Ackee

Les fruits d'ackee non mûrs qui poussent sur cet arbre en Jamaïque sont toxiques dans cet état.
Catégories : Plantes médicinales
Blighia_sapida (Wikipedia)

Blighia sapida
Ackee 001.jpg
Fruit
Scientific classification edit
Kingdom:Plantae
Clade:Tracheophytes
Clade:Angiosperms
Clade:Eudicots
Clade:Rosids
Order:Sapindales
Family:Sapindaceae
Genus:Blighia
Species:
B. sapida
Binomial name
Blighia sapida
Synonyms

Cupania sapida Voigt

Ackee
Nutritional value per 100 g (3.5 oz)
10 g
Dietary fiber3.45 g
19 g
9
VitaminsQuantity %DV
Thiamine (B1)
9%
0.10 mg
Riboflavin (B2)
15%
.18 mg
Niacin (B3)
25%
3.74 mg
Vitamin C
82%
68 mg
MineralsQuantity %DV
Iron
42%
5.52 mg

Raw arils after pods allowed to open naturally. Seeds removed
Percentages are roughly approximated using US recommendations for adults.

The ackee, also known as ankye, achee, akee, ackee apple or ayee (Blighia sapida) is a fruit of the Sapindaceae soapberry family, as are the lychee and the longan. It is native to tropical West Africa. The scientific name honours Captain William Bligh who took the fruit from Jamaica to the Royal Botanic Gardens in Kew, England in 1793. The English common name is derived from the West African Akan akye fufo.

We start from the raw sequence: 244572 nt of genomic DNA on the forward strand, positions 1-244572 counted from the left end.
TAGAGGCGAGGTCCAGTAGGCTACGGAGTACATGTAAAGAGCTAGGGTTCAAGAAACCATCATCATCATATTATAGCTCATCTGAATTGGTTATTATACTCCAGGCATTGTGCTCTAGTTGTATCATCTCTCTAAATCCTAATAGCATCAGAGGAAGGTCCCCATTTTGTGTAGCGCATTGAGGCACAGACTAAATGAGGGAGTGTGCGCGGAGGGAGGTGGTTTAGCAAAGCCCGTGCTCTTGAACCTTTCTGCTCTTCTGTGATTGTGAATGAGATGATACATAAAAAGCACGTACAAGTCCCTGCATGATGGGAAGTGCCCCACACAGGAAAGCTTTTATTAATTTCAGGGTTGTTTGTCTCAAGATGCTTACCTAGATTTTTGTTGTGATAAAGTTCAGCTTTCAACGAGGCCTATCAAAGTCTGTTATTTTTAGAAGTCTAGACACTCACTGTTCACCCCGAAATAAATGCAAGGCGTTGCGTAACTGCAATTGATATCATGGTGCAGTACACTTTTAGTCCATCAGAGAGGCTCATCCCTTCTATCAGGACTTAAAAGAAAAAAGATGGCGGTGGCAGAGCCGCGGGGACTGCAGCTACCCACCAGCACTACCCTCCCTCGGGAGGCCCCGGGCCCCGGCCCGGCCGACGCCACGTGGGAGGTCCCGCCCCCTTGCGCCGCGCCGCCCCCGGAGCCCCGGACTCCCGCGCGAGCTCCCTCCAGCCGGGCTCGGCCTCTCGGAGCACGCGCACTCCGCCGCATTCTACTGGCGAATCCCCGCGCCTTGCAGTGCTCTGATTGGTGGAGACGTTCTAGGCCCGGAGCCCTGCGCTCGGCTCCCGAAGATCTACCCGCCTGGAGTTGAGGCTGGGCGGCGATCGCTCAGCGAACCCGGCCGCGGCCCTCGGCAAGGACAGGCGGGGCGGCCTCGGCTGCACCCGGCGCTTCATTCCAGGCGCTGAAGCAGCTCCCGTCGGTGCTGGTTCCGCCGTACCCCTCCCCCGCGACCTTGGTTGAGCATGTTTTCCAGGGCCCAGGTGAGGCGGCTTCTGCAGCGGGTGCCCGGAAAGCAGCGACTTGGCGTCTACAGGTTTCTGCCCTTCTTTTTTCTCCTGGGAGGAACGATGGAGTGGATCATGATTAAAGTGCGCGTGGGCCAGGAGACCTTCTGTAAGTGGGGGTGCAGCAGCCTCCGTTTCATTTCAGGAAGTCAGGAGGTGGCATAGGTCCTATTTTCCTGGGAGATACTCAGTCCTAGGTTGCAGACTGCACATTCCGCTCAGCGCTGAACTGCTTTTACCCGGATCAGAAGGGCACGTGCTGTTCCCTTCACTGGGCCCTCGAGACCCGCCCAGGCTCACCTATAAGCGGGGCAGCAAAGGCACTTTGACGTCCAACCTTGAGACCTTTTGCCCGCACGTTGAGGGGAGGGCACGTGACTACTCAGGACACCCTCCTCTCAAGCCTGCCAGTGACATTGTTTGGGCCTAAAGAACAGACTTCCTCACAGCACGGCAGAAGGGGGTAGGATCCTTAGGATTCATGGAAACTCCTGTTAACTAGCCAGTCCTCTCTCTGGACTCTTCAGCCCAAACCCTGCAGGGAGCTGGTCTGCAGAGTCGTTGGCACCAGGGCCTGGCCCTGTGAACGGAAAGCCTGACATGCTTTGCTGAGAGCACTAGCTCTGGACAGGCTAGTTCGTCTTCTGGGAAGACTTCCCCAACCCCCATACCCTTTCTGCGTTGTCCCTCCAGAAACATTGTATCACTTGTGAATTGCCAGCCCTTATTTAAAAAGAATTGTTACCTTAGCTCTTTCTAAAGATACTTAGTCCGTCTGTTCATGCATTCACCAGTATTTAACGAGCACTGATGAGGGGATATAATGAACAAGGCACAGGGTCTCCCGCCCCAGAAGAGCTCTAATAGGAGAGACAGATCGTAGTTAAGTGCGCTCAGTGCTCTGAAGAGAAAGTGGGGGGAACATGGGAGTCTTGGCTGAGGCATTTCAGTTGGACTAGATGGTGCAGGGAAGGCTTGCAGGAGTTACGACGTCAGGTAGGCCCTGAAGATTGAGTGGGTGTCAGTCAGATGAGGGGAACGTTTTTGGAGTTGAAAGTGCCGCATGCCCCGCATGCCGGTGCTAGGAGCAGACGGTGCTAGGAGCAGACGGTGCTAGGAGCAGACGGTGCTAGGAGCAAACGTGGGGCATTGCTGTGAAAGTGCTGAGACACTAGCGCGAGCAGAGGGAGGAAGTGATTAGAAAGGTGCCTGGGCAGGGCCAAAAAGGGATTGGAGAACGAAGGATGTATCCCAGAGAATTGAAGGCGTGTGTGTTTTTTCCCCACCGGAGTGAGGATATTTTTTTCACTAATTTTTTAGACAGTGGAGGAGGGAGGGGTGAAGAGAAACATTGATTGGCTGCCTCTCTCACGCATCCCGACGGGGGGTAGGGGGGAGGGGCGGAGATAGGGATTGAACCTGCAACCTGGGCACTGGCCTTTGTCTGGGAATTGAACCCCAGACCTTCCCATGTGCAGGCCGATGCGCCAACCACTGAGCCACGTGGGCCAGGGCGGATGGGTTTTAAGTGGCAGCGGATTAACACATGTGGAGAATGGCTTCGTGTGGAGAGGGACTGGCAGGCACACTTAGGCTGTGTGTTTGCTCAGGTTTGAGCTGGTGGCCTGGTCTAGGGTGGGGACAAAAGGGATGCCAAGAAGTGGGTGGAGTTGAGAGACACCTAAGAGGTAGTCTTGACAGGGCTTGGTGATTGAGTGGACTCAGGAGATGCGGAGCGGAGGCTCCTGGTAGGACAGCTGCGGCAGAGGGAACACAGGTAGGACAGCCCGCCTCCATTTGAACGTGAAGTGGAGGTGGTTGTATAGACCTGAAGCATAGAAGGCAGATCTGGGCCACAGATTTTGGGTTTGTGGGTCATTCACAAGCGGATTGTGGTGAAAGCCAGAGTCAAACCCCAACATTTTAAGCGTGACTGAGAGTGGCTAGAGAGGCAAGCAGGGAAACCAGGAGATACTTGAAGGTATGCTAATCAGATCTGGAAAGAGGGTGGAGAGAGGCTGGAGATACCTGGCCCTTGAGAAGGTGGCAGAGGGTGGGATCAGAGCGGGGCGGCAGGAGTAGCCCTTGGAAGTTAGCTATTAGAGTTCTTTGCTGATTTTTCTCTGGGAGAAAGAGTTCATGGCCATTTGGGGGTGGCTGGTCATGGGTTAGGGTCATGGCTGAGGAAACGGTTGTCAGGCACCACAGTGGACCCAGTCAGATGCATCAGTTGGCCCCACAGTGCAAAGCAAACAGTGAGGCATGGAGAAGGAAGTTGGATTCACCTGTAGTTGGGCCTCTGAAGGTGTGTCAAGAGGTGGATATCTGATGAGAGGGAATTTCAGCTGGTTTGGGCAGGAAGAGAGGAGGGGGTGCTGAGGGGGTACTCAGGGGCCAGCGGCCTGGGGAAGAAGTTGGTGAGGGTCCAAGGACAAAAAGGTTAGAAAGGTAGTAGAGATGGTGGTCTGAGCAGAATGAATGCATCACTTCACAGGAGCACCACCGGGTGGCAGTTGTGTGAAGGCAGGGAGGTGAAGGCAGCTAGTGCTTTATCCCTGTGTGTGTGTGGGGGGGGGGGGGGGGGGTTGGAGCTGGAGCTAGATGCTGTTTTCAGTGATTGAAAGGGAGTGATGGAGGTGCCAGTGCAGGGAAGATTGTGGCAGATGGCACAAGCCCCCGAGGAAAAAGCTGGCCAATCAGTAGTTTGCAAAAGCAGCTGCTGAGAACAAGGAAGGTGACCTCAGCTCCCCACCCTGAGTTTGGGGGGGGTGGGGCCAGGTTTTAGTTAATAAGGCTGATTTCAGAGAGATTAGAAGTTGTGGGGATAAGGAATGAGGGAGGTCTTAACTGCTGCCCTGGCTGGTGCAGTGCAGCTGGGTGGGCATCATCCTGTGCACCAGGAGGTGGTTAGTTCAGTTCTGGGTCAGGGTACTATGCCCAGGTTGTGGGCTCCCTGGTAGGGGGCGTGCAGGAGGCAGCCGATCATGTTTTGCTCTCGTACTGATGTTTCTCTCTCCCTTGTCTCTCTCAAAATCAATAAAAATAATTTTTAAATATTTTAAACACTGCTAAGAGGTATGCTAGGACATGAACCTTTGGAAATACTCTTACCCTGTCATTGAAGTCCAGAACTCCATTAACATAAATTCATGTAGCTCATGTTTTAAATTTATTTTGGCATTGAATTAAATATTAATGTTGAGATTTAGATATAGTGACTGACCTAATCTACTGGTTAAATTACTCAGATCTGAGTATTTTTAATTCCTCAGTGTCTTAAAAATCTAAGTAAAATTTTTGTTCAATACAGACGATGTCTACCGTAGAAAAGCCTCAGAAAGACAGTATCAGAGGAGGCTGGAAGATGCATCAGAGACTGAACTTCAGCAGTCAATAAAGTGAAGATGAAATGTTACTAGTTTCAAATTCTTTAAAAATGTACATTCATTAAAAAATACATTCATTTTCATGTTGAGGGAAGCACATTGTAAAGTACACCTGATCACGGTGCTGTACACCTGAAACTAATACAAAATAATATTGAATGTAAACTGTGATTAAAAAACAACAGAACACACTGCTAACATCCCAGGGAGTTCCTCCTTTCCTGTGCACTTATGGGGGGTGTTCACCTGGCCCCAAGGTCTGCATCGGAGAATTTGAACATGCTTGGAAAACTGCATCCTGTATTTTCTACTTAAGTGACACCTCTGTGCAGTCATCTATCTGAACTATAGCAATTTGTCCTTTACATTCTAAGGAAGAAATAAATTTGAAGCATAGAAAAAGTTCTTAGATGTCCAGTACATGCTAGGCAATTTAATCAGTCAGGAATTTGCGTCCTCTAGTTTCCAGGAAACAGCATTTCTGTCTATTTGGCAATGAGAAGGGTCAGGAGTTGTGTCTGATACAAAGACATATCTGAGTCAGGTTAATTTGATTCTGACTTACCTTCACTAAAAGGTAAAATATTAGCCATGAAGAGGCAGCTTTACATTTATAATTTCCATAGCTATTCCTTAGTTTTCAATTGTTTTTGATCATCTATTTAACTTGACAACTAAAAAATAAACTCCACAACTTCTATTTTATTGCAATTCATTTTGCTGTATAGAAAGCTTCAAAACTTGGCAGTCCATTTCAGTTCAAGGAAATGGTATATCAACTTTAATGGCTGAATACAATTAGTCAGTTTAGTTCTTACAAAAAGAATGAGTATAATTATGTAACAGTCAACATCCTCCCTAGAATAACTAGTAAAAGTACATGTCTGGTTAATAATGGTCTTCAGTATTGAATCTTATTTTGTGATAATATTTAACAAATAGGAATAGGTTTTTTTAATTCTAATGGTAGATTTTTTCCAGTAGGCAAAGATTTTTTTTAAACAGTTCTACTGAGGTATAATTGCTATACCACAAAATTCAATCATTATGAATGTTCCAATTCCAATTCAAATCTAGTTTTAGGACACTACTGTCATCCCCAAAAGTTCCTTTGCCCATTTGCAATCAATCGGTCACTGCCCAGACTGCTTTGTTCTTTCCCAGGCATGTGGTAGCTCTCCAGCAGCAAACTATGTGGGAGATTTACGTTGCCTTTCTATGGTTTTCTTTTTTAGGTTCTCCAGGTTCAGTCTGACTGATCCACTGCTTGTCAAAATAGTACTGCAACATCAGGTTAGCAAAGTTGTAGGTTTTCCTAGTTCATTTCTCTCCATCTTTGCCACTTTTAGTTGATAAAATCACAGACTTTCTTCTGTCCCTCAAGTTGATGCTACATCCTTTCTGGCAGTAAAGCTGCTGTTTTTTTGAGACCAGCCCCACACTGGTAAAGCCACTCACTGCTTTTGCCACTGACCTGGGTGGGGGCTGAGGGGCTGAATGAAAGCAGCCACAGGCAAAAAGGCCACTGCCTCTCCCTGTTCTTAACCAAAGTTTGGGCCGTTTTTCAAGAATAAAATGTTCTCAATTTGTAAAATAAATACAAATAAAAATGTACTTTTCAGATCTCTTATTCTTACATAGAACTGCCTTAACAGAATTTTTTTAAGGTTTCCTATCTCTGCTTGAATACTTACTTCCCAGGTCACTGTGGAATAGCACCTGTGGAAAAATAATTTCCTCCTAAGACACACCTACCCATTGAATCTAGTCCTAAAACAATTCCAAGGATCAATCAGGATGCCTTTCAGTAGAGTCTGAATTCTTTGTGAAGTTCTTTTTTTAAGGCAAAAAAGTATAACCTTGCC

Although having a long-held reputation as being poisonous with potential fatalities, the fruit arils are renowned as delicious when ripe, prepared properly, and cooked, and are a feature of various Caribbean cuisines. Ackee is the national fruit of Jamaica and is considered a delicacy.

Ackee (Wiktionary)

English

Alternative forms

  • achee, akee

Etymology

From Akan akye.

Pronunciation

  • IPA(key): /ˈækiː/, /əˈkiː/
  • Rhymes: -iː (one pronunciation)

Noun

ackee (plural ackees)

  1. A tropical evergreen tree, Blighia sapida, related to the lychee and longan.
    • 1883, Daniel Morris, The Colony of British Honduras, Its Resources and Prospects, London: Edward Stanford, Chapter 7, p. 113,[1]
      The beautiful Akee (Blighia sapida), originally brought from the West Coast of Africa by slave ships, is now a common tree in the West Indies, and I noticed several fine specimens in Belize.
...
« Retour à l'index du glossaire
Article précédentPomme de rose
Article suivantCherimoya